In the code provided, I see that Jakob Scheck is just attaching a dictionary variable, which he calls 'pom', to the environment and storing in it all sorts of interesting info which he then processes. I think I could go that way, creating an environment on SConstruct, and cloning it on the different SConscripts and returning just the info needed by anyone to use the library, from which the upper level SConstruct or SConscript can build the other modules by attaching to the environment the info they need. All I would need then is a function that builds an environment with the OS, Architecture, etc. for the main SConstruct.
 Rarely is it actually necessary to clone the environment in each and every SConscript.
Unless you are altering it in a way you don't want to propagate.
Usually adding LIBS,etc to the env.Program() is a better choice than env['LIBS']...

 On Fri, Mar 11, 2016 at 14:57, Bill Deegan  wrote:  
On Fri, Mar 11, 2016 at 8:58 AM, Javier Llopis  wrote:
   Thank you so much for the file, Bill.

 Indeed, I have found in my design that the environment itself has most of what I need. When I create a library --and I create a bunch of those- I need to be Return()ing not only the library but also list of include directories, that means either that the project gets a longer and longer list of include paths (which is ugly but not dangerous) or that I need to add a little logic to handle what dependencies are needed by this bit and what dependencies are needed by the other bit. The wiki recipe seems to be doing that in a nice, declarative way. Other than that, I am thinking of either subclassing Environment or creating a class that mostly contains an environment plus a few other bits, or perhaps even nothing at all, as you say, and it's just a matter of always doing things the same way in a consistent manner. I don't yet have a clear idea at this point.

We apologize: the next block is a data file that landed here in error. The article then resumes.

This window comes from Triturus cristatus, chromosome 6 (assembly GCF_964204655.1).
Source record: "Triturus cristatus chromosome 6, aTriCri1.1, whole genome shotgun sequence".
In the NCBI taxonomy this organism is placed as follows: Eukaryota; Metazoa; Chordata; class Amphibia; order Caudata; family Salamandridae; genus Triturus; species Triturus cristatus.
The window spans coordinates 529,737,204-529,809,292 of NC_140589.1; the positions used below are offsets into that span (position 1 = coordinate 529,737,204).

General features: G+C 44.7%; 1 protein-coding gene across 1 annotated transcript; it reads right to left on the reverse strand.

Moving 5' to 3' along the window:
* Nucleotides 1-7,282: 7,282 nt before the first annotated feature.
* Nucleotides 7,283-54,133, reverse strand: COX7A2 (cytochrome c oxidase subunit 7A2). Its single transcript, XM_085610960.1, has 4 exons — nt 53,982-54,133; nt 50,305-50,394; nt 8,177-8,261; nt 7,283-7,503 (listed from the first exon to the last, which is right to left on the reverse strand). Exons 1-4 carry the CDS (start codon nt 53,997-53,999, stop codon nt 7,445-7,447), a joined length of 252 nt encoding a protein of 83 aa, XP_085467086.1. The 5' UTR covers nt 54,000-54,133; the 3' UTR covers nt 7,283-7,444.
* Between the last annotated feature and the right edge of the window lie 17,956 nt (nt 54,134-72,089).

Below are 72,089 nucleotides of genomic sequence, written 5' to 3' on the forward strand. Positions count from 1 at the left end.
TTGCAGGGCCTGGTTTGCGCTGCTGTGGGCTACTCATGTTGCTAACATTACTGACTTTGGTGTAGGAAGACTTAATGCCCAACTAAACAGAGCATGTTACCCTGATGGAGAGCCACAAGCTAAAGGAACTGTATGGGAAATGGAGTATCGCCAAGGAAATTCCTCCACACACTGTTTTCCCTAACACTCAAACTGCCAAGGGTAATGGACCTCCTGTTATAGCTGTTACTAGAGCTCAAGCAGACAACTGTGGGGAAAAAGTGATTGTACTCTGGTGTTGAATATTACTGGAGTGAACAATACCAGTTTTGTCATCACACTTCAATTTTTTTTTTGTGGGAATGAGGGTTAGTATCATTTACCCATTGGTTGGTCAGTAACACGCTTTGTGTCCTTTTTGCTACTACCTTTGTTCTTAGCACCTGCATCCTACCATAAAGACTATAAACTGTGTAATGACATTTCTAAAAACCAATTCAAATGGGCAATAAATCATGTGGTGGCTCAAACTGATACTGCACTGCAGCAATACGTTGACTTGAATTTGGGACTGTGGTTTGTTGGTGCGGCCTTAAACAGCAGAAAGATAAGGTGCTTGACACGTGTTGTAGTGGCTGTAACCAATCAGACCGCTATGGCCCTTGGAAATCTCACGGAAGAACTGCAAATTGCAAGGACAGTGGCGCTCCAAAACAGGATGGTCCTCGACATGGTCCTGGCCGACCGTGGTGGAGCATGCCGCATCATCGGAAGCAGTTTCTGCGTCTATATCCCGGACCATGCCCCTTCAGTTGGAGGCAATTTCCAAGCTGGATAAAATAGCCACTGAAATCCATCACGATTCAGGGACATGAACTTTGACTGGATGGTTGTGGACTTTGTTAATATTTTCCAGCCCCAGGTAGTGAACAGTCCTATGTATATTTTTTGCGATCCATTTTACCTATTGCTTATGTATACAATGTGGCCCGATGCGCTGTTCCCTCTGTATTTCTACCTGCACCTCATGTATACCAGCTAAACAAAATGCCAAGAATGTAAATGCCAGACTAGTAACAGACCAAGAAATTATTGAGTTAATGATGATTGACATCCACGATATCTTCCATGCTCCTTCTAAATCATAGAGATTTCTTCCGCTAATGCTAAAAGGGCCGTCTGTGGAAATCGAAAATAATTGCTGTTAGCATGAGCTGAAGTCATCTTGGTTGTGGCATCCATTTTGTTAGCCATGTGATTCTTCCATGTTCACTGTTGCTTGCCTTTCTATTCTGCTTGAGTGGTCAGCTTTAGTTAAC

Firstly, there are a number of ways to simplify what you are trying to do.
You don't need to return the libraries and such, just add them to your Environment() and Export() it.
Does each program know the libraries it needs to link against?
Or are you adding each library to the list as you create the library and the program(s) link against all of them?